Fog and Me
I’ve been everywhere with fog.
It creeps up behind me like a
playful jaguar and pounces,
wrapping around me and tugging to pull
my spirit out by the arm and take me along.
Riding in, upon, and beside her,
perched on top and holding misty reigns or
flying next to her and exploring.
One creature here,
existing in another dimension so that
even though she appears blocked or broken
she is everywhere.
it’s always just fog and me.
Looking at each other,
whether she’s embodied in the foghorn,
her voice to her silence in creeping up to envelop,
or in angry blue rain clouds high away from me,
too mad to socialize,
it’s like we share a secret,
just fog and me.
She’s my BFF and sister,
always there and waiting
for that simple understanding of the other’s feelings,
no matter what and even though
we can’t comprehend each other’s shape;
to each, the other “isn’t physical”, “isn’t real”.
And she can be he too,
it’s confusing when your BFF girlfriend is also
Oh, sorry, I forgot that
you wouldn’t know.
You see fog?
you know, I see fog too,
but I’m sure that she no esta as they say in Spanish,
genderless third person,
no she’s not what you think.
Because fog and I are on the best of terms,
we’ve been everywhere, are everywhere, together.
Sometimes me in her, sharing her world
of rolling mist and shapes that do not restrict her,
sometimes she in me, sharing mine,
of solid things that do restrict me.
Whichever, it’s as
it’s been always:
fog and me,
me, and fog.
Writing about my fog is really quite my thing. I have maybe five to ten poems about just fog, so when a friend of mine gave me the prompt, “choose something you write about a lot and write about it in a way you’ve never done before”, it was hard to find a way to look at fog that I haven’t before. Well, it turned out that this was the perfect poem. A couple of times I’ve tried to capture this idea that it’s just me and fog, but I’ve always failed to find the right words to describe it. Those of you reading this who are writers probably understand this. For those who aren’t, getting the words right is the hardest part of being a writer.
Speaking of writing, I’m sure that you aforementioned writer-readers have been wondering if I took part in NaNoWriMo this year, since I’m a writer and all. “What the heck is nano-reamer?” you might be wondering. The easy answer? National Novel Writing Month, all of November, where participants spend all thirty days writing 50,000 words. The more difficult answer? Seven hundred and twenty hours of writing mayhem composed of writer’s block, struggle with word count, and lots and lots of Red Bull (or highly caffeinated coffee, take your pick) I actually did step up to bat to face this challenge and came away with a half-inch thick manuscript (missing the final scene, of course) hefting fifty thousand words, rounded down by a little. The insanity of it all was overwhelming! Trying to hit one thousand six hundred words a day? Sometimes it was easy, but most of the time it was nigh impossible. Daily as my progress was charted on the website (they use a nice regular slope to show how many words you should get in each day) I was constantly going under and struggled to stay within the same ten thousand words. During Sunday nights I would race forward in my Maserati in the shape of random scenes and inexplicable conversation to beat the day’s tally by three or four thousand words, but during the week I’d stall again. Until…I somehow linked together my scenes (mind you, I wrote in a patchwork and sewed it together roughly with hemp) and powered through to the end. I would like to thank the writing prompts on the website…the prompt “Include some serious conflict due to a cinnamon roll…” really helped me add two or three thousand words to my novel.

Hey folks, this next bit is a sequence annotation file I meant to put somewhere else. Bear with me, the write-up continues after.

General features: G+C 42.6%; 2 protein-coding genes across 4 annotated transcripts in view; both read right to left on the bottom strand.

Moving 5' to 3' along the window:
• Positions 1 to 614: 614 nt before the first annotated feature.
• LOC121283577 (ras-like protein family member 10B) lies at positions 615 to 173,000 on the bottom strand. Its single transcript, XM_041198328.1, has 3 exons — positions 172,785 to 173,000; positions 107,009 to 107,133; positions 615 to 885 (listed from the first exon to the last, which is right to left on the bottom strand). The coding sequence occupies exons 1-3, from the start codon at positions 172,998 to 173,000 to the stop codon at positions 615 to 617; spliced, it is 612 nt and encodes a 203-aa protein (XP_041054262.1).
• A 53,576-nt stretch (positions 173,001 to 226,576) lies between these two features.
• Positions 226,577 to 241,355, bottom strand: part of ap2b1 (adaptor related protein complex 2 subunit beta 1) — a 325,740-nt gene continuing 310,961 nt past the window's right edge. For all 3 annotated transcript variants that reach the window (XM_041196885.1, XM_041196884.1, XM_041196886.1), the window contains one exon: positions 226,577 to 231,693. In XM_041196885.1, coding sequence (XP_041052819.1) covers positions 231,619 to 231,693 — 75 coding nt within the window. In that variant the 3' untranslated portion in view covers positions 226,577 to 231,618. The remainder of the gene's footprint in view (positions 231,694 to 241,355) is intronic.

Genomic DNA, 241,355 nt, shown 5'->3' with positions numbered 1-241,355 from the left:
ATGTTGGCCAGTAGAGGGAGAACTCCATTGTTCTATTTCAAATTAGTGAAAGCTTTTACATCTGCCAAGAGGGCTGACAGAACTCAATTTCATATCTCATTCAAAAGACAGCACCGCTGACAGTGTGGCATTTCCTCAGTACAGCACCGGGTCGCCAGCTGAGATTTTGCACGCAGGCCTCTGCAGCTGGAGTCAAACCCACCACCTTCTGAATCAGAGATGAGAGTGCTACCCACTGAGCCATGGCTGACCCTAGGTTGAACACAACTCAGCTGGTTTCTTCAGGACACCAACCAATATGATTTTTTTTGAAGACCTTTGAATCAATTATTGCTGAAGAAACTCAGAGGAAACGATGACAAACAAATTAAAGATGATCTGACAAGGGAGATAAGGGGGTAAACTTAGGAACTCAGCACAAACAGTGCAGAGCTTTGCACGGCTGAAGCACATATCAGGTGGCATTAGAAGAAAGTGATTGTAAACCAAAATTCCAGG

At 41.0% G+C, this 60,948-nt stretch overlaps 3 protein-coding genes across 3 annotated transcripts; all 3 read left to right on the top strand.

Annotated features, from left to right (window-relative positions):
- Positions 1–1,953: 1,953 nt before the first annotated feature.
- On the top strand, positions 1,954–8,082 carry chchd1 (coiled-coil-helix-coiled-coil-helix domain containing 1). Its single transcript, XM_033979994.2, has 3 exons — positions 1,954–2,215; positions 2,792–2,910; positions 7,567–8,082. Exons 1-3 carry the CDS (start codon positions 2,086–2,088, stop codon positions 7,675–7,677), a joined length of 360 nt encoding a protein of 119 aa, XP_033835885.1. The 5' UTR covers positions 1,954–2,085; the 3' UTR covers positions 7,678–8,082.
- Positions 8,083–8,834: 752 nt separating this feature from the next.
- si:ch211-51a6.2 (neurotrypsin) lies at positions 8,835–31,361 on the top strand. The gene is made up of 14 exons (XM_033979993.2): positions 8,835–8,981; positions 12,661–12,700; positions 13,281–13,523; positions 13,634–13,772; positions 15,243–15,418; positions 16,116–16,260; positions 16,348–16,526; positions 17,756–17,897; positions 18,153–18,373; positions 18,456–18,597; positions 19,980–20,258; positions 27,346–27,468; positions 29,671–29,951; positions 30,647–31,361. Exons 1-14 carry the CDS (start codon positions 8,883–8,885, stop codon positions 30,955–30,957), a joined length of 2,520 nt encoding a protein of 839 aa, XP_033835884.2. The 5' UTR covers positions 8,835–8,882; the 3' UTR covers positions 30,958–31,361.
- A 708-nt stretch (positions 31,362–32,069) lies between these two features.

I hope you non-writers aren’t falling asleep back there. The good news for all is that my life is back again (even though it’s mid-December. I’ve been working on editing my novel) and I will have somewhat more time to spend writing blog posts rather than a book.
And now I salute you with honor and dignity and inform you that the rainbow unicorn-ponies have sent their best and wish you a merry Christmas and happy Hanukkah full of joy and friendship.
–Aidyl (and the rainbow ponies)